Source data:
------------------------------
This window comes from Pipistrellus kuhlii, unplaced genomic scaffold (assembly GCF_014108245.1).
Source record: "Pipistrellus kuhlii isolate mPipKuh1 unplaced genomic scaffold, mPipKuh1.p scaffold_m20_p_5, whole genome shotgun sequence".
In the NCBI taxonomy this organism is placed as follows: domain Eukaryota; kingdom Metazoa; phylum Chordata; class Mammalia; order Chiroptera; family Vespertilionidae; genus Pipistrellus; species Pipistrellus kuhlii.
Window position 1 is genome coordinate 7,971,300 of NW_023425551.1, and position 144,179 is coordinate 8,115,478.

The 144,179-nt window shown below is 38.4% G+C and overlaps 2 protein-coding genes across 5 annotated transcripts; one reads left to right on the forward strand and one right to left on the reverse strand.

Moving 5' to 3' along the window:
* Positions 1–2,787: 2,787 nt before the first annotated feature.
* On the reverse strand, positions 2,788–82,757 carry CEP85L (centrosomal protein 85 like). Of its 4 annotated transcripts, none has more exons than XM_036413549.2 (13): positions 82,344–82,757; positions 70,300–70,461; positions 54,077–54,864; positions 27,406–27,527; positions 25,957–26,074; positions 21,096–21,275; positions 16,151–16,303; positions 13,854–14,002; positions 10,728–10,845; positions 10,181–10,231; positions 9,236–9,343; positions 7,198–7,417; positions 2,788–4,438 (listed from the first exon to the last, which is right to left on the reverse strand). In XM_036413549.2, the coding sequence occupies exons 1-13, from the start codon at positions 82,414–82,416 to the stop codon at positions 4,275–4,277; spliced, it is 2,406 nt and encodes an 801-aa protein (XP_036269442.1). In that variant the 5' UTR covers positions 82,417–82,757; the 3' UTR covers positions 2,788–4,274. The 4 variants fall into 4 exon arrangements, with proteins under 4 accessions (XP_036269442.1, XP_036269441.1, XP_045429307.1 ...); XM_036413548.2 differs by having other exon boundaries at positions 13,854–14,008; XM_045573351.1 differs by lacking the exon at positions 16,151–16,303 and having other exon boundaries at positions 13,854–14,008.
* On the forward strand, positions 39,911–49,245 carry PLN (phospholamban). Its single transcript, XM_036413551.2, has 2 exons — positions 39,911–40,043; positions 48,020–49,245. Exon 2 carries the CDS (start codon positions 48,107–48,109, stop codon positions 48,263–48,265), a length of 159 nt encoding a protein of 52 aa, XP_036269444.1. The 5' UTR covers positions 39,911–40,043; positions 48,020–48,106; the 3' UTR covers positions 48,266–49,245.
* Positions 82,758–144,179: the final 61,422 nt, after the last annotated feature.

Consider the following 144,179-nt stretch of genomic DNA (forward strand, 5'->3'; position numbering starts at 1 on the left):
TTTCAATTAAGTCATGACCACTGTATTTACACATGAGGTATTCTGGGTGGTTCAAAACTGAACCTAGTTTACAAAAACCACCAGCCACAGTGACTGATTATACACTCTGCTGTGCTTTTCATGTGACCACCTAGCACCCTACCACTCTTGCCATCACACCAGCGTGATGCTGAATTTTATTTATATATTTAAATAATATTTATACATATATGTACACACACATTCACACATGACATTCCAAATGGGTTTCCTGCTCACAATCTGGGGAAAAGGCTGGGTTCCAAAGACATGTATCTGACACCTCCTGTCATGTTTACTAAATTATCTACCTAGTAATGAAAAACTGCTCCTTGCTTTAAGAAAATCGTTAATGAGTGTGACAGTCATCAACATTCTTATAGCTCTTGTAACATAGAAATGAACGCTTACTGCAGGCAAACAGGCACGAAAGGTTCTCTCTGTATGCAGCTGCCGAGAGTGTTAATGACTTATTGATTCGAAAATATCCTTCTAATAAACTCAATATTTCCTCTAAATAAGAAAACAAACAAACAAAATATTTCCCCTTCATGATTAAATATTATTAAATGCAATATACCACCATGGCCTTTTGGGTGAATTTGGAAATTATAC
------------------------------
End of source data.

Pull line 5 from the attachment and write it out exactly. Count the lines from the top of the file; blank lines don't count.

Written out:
The 144,179-nt window shown below is 38.4% G+C and overlaps 2 protein-coding genes across 5 annotated transcripts; one reads left to right on the forward strand and one right to left on the reverse strand.